"Soaring Above" by C. Michelle Olson; https://www.instagram.com/carlamolson7/
About this image: "During a hike overlooking the Pacific Ocean, I observed a paraglider who seemed to be freely floating every which way, in whatever direction he desired. Being in the sky, life demands nothing. Pure peace. It made me think, we all need to take time away from the busyness of the world to do what makes us truly happy." —C. Michelle Olson
Interview with Marc Lesser
Know Yourself, Forget Yourself is a book that found me in Newport, a coastal city of New England, after I had stood with my father on a wall overlooking the water to cast stones into the sea, and speak tender words of farewell to the man who had raised him. It was our way—our chosen private ritual. We found out later that this spot had been where my grandfather had originally thought he might like to have his ashes scattered. Though we might drift in different directions on the tides of life, there is something unnamed within us that draws us back to the same places. Whatever it was that brought us to Newport that day, encouraged me to seek solace in one of the temples that I, as a writer and editor, regard as sacred: a house of books.
With its cover portraying stepping stones across water leading to light on the horizon, I gravitated toward this book with the need of one strongly relying on those solid steps to guide them over emotional depths. Turning it over, I saw the bulleted point of getting beyond "story," citing the example of a "man who revised his relationship with his dying father." It was one of those moments when you can almost hear the click of pieces fitting into place. I made the decision to buy it for my father, but couldn't have known then how its truths and paradoxes would affect me in my reading of it. There are books of a somewhat related nature that I have loved that have certainly influenced me, but it is rare to say and to see that one actually changed me.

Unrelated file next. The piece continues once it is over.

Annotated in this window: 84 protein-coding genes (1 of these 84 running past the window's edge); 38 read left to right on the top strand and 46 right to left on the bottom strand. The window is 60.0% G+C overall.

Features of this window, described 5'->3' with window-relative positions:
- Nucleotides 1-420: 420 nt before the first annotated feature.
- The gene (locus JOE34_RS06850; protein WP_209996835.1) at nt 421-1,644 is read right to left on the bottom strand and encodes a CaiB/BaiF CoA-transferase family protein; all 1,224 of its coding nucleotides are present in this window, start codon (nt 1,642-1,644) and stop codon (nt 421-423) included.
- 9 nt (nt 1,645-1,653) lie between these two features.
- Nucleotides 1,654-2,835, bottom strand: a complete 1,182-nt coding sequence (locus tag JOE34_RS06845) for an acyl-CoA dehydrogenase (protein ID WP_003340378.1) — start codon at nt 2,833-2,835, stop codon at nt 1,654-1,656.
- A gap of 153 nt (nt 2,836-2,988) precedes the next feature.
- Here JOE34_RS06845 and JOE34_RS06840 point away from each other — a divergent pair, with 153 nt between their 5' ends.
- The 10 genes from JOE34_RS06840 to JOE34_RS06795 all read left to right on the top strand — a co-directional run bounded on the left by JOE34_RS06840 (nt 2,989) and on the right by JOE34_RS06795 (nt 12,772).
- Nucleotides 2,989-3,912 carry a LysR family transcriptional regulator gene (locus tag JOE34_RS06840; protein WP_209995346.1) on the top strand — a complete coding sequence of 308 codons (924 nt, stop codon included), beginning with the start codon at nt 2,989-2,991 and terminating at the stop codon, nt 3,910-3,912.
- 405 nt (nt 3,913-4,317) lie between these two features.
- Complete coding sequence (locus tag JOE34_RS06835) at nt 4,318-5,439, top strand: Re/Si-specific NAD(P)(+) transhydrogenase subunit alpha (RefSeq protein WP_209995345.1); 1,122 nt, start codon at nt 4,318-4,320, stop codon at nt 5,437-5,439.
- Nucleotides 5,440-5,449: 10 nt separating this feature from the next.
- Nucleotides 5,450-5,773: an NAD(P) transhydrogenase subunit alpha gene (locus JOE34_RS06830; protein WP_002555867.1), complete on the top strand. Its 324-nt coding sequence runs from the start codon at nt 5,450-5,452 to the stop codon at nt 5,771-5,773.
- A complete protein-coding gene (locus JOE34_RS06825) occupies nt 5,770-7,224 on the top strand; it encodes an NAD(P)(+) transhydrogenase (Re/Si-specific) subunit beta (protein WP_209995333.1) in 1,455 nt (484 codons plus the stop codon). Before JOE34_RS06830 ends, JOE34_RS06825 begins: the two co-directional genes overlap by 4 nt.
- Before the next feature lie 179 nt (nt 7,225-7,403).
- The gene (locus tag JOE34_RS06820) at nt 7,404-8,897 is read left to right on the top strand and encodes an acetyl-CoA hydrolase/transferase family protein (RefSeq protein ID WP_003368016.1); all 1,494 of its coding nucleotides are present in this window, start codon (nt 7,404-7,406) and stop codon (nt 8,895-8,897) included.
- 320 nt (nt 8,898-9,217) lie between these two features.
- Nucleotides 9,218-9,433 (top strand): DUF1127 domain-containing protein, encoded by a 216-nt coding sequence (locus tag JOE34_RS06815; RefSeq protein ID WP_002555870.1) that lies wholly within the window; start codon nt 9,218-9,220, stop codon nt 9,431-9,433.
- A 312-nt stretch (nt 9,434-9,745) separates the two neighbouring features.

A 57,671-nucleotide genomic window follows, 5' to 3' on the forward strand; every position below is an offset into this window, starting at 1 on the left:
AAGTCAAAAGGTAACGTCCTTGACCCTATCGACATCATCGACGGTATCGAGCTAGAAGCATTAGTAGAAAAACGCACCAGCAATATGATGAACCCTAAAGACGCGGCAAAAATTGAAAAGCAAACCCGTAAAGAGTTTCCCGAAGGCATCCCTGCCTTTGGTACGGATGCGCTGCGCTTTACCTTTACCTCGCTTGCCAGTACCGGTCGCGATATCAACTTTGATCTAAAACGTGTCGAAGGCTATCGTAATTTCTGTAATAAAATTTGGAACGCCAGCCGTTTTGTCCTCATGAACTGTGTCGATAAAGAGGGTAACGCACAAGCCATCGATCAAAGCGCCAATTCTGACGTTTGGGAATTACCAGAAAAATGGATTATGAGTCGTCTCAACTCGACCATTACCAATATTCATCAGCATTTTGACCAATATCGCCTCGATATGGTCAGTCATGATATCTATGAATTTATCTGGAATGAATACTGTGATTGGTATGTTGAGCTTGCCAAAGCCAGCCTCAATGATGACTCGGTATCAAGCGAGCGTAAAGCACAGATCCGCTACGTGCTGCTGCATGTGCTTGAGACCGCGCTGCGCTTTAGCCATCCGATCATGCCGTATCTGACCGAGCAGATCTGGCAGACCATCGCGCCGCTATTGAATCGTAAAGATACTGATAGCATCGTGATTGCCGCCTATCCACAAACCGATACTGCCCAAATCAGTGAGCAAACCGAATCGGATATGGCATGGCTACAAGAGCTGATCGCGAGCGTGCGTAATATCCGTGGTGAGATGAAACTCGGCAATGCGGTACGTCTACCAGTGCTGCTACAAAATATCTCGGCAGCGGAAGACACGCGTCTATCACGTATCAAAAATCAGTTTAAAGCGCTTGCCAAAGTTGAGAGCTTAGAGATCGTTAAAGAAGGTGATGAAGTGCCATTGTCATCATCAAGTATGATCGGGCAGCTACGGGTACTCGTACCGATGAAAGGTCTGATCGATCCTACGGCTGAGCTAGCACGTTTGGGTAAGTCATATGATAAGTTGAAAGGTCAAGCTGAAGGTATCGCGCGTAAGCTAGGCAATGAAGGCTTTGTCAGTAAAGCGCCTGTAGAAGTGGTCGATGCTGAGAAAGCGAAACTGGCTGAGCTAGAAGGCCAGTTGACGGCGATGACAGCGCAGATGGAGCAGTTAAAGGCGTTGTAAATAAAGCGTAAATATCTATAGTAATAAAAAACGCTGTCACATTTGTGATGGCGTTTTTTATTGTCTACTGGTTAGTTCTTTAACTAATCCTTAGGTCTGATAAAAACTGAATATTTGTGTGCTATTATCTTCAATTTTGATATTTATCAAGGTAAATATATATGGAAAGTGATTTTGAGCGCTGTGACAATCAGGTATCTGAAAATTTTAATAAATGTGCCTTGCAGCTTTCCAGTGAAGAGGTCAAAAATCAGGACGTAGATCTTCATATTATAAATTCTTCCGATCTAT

In various ways, in the everyday, I am, at once, both different and more familiar. Having had my thinking stretched beyond traditional borders and remolded around intricate concepts pertaining to the personal, professional, and spiritual, I'm beginning to find the openings that are the present, that are simply myself. I have a long way to go on my journey as we all do, but in that seaside city, in the gray mist of loss, I discovered a trail of stones to follow into the sun.